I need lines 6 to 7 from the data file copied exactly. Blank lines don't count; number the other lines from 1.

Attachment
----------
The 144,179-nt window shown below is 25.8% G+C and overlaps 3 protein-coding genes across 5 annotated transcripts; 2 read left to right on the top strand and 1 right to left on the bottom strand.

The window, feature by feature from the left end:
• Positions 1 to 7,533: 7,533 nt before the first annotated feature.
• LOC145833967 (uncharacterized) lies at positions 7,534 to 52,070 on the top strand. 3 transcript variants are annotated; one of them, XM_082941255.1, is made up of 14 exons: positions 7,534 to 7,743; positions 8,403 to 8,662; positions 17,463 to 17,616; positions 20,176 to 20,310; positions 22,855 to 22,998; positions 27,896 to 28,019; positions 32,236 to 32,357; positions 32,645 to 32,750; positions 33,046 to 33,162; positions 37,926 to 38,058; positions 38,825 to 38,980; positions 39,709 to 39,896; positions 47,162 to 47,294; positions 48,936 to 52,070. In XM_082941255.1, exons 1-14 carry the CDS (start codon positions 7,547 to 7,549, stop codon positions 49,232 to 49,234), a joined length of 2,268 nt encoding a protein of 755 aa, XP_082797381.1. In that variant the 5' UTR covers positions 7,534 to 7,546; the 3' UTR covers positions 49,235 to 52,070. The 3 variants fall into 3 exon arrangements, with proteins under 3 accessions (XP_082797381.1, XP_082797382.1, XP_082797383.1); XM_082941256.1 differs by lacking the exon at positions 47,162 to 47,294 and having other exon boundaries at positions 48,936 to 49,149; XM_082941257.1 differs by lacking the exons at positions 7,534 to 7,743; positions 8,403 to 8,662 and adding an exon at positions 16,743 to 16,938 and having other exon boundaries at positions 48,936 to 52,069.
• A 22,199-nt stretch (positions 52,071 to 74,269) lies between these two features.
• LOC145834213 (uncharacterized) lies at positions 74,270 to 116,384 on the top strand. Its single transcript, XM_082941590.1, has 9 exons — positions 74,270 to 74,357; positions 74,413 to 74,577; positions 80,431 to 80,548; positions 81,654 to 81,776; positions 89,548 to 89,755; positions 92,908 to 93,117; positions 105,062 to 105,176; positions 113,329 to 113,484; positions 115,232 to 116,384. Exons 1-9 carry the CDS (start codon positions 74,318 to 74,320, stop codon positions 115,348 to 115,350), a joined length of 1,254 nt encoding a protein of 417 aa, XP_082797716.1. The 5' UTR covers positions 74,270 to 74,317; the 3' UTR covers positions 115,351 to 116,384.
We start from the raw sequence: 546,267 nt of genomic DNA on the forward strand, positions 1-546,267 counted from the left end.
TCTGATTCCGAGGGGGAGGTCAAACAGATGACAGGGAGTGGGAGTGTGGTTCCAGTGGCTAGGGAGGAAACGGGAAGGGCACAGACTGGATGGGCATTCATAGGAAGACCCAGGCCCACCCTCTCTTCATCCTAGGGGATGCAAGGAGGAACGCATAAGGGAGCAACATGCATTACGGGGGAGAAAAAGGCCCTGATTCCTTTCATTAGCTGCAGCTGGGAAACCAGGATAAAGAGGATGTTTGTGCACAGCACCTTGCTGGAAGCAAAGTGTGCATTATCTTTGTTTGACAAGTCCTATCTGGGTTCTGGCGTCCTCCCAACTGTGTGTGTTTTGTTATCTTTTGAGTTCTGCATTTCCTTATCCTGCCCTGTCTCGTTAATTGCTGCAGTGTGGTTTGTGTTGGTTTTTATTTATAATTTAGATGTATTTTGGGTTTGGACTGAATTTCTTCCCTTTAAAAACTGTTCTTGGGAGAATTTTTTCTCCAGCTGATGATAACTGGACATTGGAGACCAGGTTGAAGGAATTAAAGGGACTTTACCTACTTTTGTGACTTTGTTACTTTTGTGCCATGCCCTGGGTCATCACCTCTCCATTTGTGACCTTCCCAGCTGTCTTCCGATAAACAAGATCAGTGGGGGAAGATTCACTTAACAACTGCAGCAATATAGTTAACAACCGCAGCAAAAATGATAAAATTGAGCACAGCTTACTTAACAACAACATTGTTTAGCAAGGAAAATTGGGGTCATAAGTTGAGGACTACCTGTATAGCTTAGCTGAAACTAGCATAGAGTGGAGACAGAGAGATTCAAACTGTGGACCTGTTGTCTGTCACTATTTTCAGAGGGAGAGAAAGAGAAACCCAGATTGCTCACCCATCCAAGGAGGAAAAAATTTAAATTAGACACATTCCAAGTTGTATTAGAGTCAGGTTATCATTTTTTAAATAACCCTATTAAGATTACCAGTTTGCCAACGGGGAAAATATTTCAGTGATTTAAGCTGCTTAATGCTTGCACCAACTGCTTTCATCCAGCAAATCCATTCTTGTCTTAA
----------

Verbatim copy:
• LOC145834213 (uncharacterized) lies at positions 74,270 to 116,384 on the top strand. Its single transcript, XM_082941590.1, has 9 exons — positions 74,270 to 74,357; positions 74,413 to 74,577; positions 80,431 to 80,548; positions 81,654 to 81,776; positions 89,548 to 89,755; positions 92,908 to 93,117; positions 105,062 to 105,176; positions 113,329 to 113,484; positions 115,232 to 116,384. Exons 1-9 carry the CDS (start codon positions 74,318 to 74,320, stop codon positions 115,348 to 115,350), a joined length of 1,254 nt encoding a protein of 417 aa, XP_082797716.1. The 5' UTR covers positions 74,270 to 74,317; the 3' UTR covers positions 115,351 to 116,384.
We start from the raw sequence: 546,267 nt of genomic DNA on the forward strand, positions 1-546,267 counted from the left end.